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NBC's 'Kath & Kim' is downright dreadful

Molly Shannon and Selma Blair star as a mother and her daughter.
Molly Shannon and Selma Blair star as a mother and her daughter.
Mitchell Haaseth, NBC

"KATH & KIM" is this season's most annoying new network TV show.

It's populated by characters who are the equivalent of nails on a chalkboard. The kind of people you'd sprint away from if you encountered them in real life ... so why would you want to spend a half hour a week with them on TV?

When you toss in the fact that this is supposed to be a comedy but it's painfully unfunny, this has all the makings of yet another NBC disaster.

Based on an Australian sitcom (because Hollywood has pretty much run out of ideas), "Kath & Kim" is about a mother and daughter. Kath (Molly Shannon) is a 40-something woman whose only child, Kim (Selma Blair) has recently gotten married. A longtime single mother, Kath has found love with a sandwich-shop owner, Phil (Jon Michael Higgins), and is well on her way to building a new life for herself.

But Kim, who turns out to be the world's most self-absorbed person, moves back in after six weeks of marriage to Craig (Mikey Day), who's dumb as a post but seems to be a relatively nice guy.

Kath is not thrilled.

"What did you think marriage was going to be? Flying off on your private jet to have cocktails with the prince of Delmonico?" she asks.

"Well, I didn't sign up for cooking dinner or being interested in how anyone's day was. I'm a trophy wife, like Melania Trump and Mrs. Larry King Live," she says.

"Kath & Kim" never gets any funnier than that in its first couple of episodes. And, most of the time, it's considerably less amusing.

The show was ordered by NBC without first producing a pilot, which I'm sure has nothing to do with the fact that NBC Entertainment co-chairman Ben Silverman is one of the executive producers. (Just the way I'm sure that his involvement in most of the new shows on NBC is just a coincidence.)

The show has been through a number of writers, producers and actors and previous versions were scrapped along the way. And this is as good as it could get?


"Kath & Kim" is trying to be several things at once, and not succeeding at any of them. It wants to be a mother-daughter comedy. It wants to be a commentary of some sort on America's obsession with celebrities.

(Kim believes she's "like a celebrity.")

It wants to be comedy about relationships.

Apparently, it wants to appeal to viewers who find racism amusing. There's a throw-away line in tonight's premiere when Kim tells her mother to go "past the Mexican guy," referring to a dark-skinned man wearing a turban who's quite obviously not Hispanic.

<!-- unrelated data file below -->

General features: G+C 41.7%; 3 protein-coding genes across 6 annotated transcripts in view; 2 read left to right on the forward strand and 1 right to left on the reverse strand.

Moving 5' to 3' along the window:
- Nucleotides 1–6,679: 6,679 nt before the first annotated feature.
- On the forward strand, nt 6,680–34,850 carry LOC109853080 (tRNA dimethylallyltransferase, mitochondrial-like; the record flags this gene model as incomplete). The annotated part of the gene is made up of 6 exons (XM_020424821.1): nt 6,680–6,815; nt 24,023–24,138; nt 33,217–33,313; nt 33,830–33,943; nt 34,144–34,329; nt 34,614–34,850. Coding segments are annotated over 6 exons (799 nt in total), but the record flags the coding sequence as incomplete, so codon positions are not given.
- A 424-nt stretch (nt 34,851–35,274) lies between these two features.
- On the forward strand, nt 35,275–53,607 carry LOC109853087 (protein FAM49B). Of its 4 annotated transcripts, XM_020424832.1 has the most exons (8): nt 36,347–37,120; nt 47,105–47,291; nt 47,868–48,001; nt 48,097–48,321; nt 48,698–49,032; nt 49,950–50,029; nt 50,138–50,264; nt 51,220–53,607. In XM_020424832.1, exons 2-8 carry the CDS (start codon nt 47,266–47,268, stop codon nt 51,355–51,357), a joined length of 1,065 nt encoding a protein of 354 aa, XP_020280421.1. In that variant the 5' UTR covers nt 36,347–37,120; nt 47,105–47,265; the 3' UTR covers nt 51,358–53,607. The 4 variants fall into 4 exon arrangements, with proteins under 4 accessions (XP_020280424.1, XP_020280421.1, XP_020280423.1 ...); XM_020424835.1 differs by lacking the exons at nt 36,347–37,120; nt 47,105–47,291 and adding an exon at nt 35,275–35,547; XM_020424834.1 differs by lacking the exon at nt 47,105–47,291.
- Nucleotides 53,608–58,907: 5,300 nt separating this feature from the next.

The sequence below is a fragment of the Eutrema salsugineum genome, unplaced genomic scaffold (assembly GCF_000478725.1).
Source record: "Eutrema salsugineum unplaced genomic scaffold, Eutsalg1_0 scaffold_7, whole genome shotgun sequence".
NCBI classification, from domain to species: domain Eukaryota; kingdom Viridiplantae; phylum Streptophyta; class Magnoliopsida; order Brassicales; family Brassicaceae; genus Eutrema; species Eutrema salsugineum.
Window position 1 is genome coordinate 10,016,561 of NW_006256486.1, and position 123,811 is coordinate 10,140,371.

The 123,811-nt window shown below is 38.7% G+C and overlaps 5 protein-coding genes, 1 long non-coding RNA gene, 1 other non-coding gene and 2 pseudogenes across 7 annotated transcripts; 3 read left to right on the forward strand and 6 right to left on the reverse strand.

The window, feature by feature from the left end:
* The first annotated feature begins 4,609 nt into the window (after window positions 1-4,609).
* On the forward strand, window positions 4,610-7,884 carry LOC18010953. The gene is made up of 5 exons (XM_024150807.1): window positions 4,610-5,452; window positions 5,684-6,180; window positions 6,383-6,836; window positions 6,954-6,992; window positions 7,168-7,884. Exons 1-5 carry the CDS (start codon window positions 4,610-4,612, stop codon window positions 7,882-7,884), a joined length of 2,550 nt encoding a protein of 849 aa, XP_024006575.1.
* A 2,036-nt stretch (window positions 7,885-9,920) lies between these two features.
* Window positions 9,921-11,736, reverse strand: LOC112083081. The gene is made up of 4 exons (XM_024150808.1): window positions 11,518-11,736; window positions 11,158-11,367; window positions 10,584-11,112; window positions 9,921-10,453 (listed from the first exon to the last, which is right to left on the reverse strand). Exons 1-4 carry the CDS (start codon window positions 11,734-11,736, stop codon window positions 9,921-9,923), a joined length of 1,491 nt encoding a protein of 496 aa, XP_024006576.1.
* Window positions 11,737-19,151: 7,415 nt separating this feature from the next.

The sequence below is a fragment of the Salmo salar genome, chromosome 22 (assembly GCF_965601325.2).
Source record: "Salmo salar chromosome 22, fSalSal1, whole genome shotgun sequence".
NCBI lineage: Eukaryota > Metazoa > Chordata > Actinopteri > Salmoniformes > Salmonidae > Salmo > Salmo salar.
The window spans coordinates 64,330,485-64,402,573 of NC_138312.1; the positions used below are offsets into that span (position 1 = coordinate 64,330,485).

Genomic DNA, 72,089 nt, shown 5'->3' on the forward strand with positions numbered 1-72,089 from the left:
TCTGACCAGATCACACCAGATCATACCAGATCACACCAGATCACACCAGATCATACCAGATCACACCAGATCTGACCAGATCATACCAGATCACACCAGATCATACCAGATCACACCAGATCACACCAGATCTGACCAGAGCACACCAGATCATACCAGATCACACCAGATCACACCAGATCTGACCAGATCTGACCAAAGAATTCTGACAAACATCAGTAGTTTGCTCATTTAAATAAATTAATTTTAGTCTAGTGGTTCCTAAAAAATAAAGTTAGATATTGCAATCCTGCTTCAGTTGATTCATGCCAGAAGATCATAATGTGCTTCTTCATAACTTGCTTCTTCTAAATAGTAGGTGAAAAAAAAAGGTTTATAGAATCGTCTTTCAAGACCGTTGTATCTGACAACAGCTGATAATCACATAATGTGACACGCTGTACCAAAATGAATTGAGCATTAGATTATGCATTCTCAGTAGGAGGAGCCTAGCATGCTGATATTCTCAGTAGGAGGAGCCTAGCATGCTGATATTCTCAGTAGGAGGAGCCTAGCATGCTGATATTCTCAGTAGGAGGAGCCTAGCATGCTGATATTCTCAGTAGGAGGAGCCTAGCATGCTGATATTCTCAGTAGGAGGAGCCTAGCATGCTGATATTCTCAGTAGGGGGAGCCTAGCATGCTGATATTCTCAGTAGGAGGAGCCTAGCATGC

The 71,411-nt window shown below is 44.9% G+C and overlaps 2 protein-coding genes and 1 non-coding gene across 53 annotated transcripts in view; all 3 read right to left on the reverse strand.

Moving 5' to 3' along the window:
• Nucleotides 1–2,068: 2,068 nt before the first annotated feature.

It wants to be funny like the original Australian show, but with more heart.

"That other show was broad and big," said executive producer Michelle Nader," who said she wants "to do sort of exaggerated, heightened stuff as well. But there will be just sort of an emotional underpinning to all of the episodes."

It's hard to find in the first two. Maybe it's just hiding behind all the bad writing and unpleasant characters.

Just being a comedy of any kind would be an improvement over this.

IN REAL LIFE, Molly Shannon and Selma Blair could not be mother and daughter. Shannon is 7 years, 9 months older than Blair.

"I'm playing a little older and she's playing a little younger," Shannon said.

"I'm playing a lot younger," Blair added.

It's not like this is anything new on TV. Or in the movies. And, at 44, Shannon is pretty much exactly the right age to play Kim.

It's Blair who's more than a bit old for her part.

"In the original show, the two actresses are the same age," said Blair, and she's pretty much right. Jane Turner (who played Kath) was born in December 1960, and Gina Riley (Kim) was born in December 1961.

"Actresses play different people all the time," Blair said. "It's weird. It's this thing called acting, and so you just, like, play different characters that aren't your age or anything."

Blair was apparently feeling a little defensive that day. Or maybe a little secure about being a 36-year-old woman playing a character who's barely past 20.

"If you squint your eyes when you're watching it and you don't put it on hi-def — if you're, like, squinting and put some Vaseline on your eyeballs, I look so young," she said.